American Magic, the U.S. challenger for the 36th America’s Cup sailing competition, named Airbus its official innovation partner on Tuesday. Together, they will design, build and test a cutting-edge AC75 Class monohull sailboat in time for the Cup races in 2021. As shown in the AC75 concept video below, the 75-foot boat will incorporate hydrofoil technology, allowing its hull to lift fully out of the water and making Airbus’ aerodynamics expertise particularly useful.

“This is a true challenge for the team to see how they can optimize technological innovation under tight time and resource constraints,” said Airbus Executive Vice President Engineering Jean Brice Dumont. “We love good, clean competition. That’s what pushes us to continually improve at innovating, solve challenges, learn from experience and, ultimately, win.” According to Airbus, the company will provide engineering support for the project, including simulation capabilities development, systems architecture design and testing, hydrodynamic calculation and optimization, boat control and instrumentation.

Airbus also partnered with Oracle Team USA for the 35th America’s Cup, which was held in June 2017. Given shared and parallel technologies in sailing and flying, Airbus says the Oracle partnership resulted in an improved wingtip design for the A350 and instrumentation the company now uses on all aircraft development.

The America’s Cup was first awarded in 1851. The competition is considered one of sailing’s oldest and best-known racing events.

Volocopter Expanding Air Taxi Testing
Kate O'Connor

Volocopter announced that it will be performing urban flight tests with its Volocopter 2X eVTOL in Singapore in the second half of 2019. The company says the tests are designed to validate the aircraft’s ability to operate in an urban environment and that it is looking to enable air taxi service in Singapore. Volocopter will be working with the Civil Aviation Authority of Singapore to establish safety requirements and scope for the test flights.

“We are getting ready to start implementing the first fixed routes in cities,” said Volocopter CEO Florian Reuter. “Singapore is a logical partner: The city is a true pioneer in technology and city development. We are confident this is another exciting step to make air taxi services a reality.” The two-seat Volocopter 2X is fully-electric with a 17-mile (27 km) range, 353-pound (160 kg) payload, and a maximum speed of 62 MPH (100 km/h). It is capable of piloted, remote-controlled and fully autonomous flight.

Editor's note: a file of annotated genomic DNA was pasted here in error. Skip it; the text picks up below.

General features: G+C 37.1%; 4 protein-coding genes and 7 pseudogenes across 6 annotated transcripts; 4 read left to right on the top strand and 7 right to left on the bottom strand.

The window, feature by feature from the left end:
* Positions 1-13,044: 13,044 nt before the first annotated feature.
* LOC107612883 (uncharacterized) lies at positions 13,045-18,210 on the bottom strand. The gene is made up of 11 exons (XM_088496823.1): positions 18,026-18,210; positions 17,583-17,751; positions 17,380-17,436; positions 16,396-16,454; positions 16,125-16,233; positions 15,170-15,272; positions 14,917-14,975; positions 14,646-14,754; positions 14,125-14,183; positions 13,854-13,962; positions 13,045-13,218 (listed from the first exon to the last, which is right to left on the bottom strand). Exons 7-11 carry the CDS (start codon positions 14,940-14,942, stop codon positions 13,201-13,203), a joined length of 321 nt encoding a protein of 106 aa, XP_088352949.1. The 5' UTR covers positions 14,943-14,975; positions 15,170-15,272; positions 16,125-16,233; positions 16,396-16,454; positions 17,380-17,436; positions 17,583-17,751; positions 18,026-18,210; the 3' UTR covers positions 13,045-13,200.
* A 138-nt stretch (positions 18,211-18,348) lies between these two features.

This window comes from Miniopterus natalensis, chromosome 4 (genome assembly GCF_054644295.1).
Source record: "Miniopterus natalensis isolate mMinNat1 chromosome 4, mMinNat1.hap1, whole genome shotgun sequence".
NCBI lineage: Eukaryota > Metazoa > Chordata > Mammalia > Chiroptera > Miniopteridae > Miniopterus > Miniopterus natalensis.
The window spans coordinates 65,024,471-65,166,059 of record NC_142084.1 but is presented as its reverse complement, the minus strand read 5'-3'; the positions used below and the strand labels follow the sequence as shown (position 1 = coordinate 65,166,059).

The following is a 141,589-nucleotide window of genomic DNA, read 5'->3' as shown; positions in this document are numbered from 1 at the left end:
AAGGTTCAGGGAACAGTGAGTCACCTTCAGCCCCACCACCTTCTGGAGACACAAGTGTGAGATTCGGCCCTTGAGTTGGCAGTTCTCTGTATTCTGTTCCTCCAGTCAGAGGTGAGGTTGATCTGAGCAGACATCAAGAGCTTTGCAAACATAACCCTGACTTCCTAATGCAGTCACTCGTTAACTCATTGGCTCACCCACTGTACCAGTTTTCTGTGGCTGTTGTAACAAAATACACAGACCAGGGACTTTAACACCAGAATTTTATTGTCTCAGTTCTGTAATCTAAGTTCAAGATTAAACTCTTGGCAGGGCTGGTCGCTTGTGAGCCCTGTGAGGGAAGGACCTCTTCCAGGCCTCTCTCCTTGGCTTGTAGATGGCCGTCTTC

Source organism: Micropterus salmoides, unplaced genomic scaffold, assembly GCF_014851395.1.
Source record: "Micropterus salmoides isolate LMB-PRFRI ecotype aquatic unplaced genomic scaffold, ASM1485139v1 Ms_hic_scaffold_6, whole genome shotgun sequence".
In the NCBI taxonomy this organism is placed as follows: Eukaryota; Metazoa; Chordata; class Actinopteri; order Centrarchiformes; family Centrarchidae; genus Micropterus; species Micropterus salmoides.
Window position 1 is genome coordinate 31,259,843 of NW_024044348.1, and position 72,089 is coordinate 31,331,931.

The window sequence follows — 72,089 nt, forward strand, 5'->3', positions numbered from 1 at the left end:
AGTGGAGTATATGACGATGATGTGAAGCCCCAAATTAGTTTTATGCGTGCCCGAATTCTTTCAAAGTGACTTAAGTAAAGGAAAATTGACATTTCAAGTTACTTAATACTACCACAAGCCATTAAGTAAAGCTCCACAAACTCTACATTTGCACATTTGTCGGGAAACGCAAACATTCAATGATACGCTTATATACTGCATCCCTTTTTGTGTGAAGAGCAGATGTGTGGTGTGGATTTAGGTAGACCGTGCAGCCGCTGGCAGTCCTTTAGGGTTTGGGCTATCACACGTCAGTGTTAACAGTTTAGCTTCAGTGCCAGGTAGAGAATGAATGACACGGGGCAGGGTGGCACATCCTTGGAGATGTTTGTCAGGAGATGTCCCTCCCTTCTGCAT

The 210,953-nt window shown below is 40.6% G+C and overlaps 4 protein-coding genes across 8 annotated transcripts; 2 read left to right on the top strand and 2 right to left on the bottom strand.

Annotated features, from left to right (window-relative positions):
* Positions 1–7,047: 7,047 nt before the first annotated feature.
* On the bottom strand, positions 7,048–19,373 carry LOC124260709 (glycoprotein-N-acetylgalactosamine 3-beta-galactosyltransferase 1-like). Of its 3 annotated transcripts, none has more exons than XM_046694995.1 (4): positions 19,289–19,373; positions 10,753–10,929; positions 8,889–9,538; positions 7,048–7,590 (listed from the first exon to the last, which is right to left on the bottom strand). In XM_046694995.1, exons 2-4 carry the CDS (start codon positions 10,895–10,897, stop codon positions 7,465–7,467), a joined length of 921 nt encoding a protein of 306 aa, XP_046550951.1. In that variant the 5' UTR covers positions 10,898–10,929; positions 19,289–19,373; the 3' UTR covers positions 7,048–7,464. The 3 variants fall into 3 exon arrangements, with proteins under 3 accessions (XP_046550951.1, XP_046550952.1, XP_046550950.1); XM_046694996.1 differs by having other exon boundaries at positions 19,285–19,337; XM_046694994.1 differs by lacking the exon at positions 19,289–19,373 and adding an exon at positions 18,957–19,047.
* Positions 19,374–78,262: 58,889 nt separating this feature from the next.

Germany-based Volocopter was granted provisional licensing for the 2X by the German aviation authorities in 2016 and says it is “cooperating with the European Aviation Safety Authority (EASA) to receive a full commercial license.” The company completed its first public unmanned test flight in Dubai in September 2017. The aircraft flew for the first time in the U.S. during a brief demonstration at the Consumer Electronics Show in Las Vegas in January 2018.

APG's Flight Planning For Jets
Larry Anglisano

In the jet world, it's all about crunching runway performance numbers and the logical way to do it is with a capable tablet app. Aircraft Performance Group (APG) has been offering just that with its iPreflight performance app. Equipped with over 350 aircraft models and 9000 airfields, the new Genesis app goes deep into runway performance calculations, and now a new flight planning utility could make it one of the most capable programs available for jet cockpits.

Aviation Consumer Editor Larry Anglisano got a demo of the app on the floor of the NBAA-BACE conference in Orlando, Florida, and prepared this video report.

Study: ‘Looming Eyes’ Deflect Birds From Planes
Mary Grady

Researchers in France have found that birds display an aversion to “large looming eyespots,” and will avoid locations where they can see the eyespot display. The results were “significant,” the researchers said, and “suggest a high potential for application.” The eyespots are projected on a screen and animated to grow larger, as if approaching the viewer. Birds were tested both in the lab and at an airport, and most responded by turning away or flying away from the screen. The researchers completed more than 8,800 tests with a variety of bird species over five weeks.

In the field tests, the researchers found a few birds would remain in the “zones of visibility.” Some birds may be resistant to the stimulus either because they are particularly fearless, cannot see well or have developed other avoidance strategies, they said. Most of those birds would turn away from the stimulus, “constructing their own visual obstacle.” Bird strikes cost aviation operators about $1.2 billion annually, according to the study. The research was funded in part by Airbus and is published online at Plos One.

Picture of the Week, October 25, 2018
Upsidedown east of Lake Winnebago, Oshkosh, WI. My 38 year dream to fly in a Pitts S2B realized. Taken with an iPhone 5. Photo by Paul Spanbauer.

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Brainteasers Quiz #248: Love Is In The Air

Airline passengers may not feel the love that the carriers seem to be showing for just about anyone with a Commercial certificate, a pulse and, of course, the ability to ace this quiz.

Click here to take the quiz.